The night before the presidential election in Georgia, a software update was uploaded to Dominion’s machines. The update, whatever it was, caused a glitch in Morgan and Spalding counties that temporarily prevented voters from casting machine ballots.
The company “uploaded something last night, which is not normal, and it caused a glitch,” Marcia Ridley, elections supervisor at Spalding County board of election, told Politico.
“That is something that they don’t ever do. I’ve never seen them update anything the day before the election,” Ridley said, yet unaware of what had been uploaded. Something similar happened in Gwinnett County around the same time, affecting at least 80,000 mailed absentee ballots.
The ballots are counted in batches. According to county spokesman Joe Sorenson, 3,200 batches had at least one unreadable ballot at the time. They would be uploaded but likely skipped and not counted in the process.
“The elections board still intends to go back through the batches and check the ballots that can’t be read to see if a voter’s intentions are clear, a process called adjudication,” the Atlanta Journal-Constitution reported. “But Sorenson said the decision was made to upload results now with the knowledge that the vote totals would change as they’re looked at more closely.” Sorenson said this was the first time of the three elections since new voting machines were in use that the problem had occurred.
President Trump held a 1.1 percentage-point lead in Georgia over Joe Biden the night of the election. Biden is now nearly 10,200 votes ahead. “Few ballots remain to be counted, though exactly how many is unclear,” the Journal-Constitution reported, a week after the election.
Along with controlling roughly one-third of the voting machine market, Dominion has contracts in all of the key swing states where Trump’s campaign team is mounting legal challenges, plus Nevada and Arizona.
Former federal prosecutor Sidney Powell recently raised alarms over Dominion’s ties to the Democratic Party. Powell pointed out that Nadeam Elshami, House Speaker Nancy Pelosi’s (D-Calif.) former chief of staff, became a lobbyist for Dominion last year. Richard Blum, Senator Dianne Feinstein’s (D-Calif.) husband, is also a significant shareholder in the company. During an interview, Powell said no fewer than 450,000 ballots have been identified in key states with only a mark for Biden and no other down-ballot candidate.
Like Georgia, Michigan also had a particularly bizarre incident involving the voting systems provider.
“In Antrim County, ballots were counted for Democrats that were meant for Republicans, causing a 6,000 vote swing against our candidates,” state party chairwoman Cox told reporters. “The county clerk came forward and said, ‘tabulating software glitched and caused a miscalculation of the votes,’” Cox said. With roughly 98 percent of the vote tallied, the Washington Times reported, Biden led Trump in Michigan by 2.6 percent, or 147,897 votes.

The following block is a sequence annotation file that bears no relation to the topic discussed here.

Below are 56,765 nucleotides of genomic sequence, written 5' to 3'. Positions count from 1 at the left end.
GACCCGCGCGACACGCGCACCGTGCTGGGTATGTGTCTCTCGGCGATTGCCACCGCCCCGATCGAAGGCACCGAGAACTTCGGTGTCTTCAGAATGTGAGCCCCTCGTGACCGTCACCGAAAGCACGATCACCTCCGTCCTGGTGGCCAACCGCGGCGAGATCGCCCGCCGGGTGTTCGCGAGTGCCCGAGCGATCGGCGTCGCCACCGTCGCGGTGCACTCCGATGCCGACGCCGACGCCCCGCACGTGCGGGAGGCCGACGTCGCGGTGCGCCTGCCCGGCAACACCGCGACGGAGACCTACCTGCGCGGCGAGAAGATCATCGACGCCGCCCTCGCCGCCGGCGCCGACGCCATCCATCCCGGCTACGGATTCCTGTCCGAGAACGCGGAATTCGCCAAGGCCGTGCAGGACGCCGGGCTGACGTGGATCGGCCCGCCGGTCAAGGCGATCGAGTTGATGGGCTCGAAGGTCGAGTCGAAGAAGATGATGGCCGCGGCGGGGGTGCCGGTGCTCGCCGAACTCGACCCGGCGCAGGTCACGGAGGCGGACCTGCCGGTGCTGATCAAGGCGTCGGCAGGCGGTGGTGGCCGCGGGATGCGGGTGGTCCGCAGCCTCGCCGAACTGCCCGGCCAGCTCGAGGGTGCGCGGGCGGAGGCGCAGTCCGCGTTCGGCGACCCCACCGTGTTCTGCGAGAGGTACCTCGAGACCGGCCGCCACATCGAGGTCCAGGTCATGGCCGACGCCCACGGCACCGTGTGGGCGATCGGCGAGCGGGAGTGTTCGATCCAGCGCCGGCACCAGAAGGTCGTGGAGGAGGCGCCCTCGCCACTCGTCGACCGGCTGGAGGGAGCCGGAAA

“Antrim County, a GOP area, was believed to have flipped in support of the former vice president, but after the error was caught, it remained red,” according to the Washington Times.
Jocelyn Benson, a spokeswoman for the Michigan secretary of state, claimed the 6,000 vote swing was a user error, not a problem with Dominion products. But Republican National Committee chairwoman Ronna McDaniel shot back with a call for a statewide investigation. Michigan Republicans argued the election results in Detroit may have been skewed as a result because absentee ballots were tabulated improperly.
Transparency Trumps Conspiracy Theory
For all these irregularities and more, some 71 million Americans are crying foul and demanding transparency. They want answers. For that, they are mocked as “conspiracy theorists.”
But the problem might be in our understanding of what constitutes a “conspiracy.” We are conditioned to view them as baseless allegations, the fever dreams of the deluded and disaffected, rather than as plans formulated in secret—something utterly commonplace.
Machiavelli, the “founder” of modern political science, devotes the longest section of his Discourses on Livy to conspiracies. If one had to guess the reason conspiracies receive the longest treatment in a treatise about republican government, it is that they are all too common in them. Yet all too commonly they are misunderstood, and ruinous both for the rulers and the ruled.
If there was a plot to unseat President Trump through illicit means, it would be in the interest of citizens to bring to light whether or not they still can choose their representatives. If not, then no one should be surprised that our differences become irreconcilable, that Americans lose faith in the ballot box and, in time, resort to blows.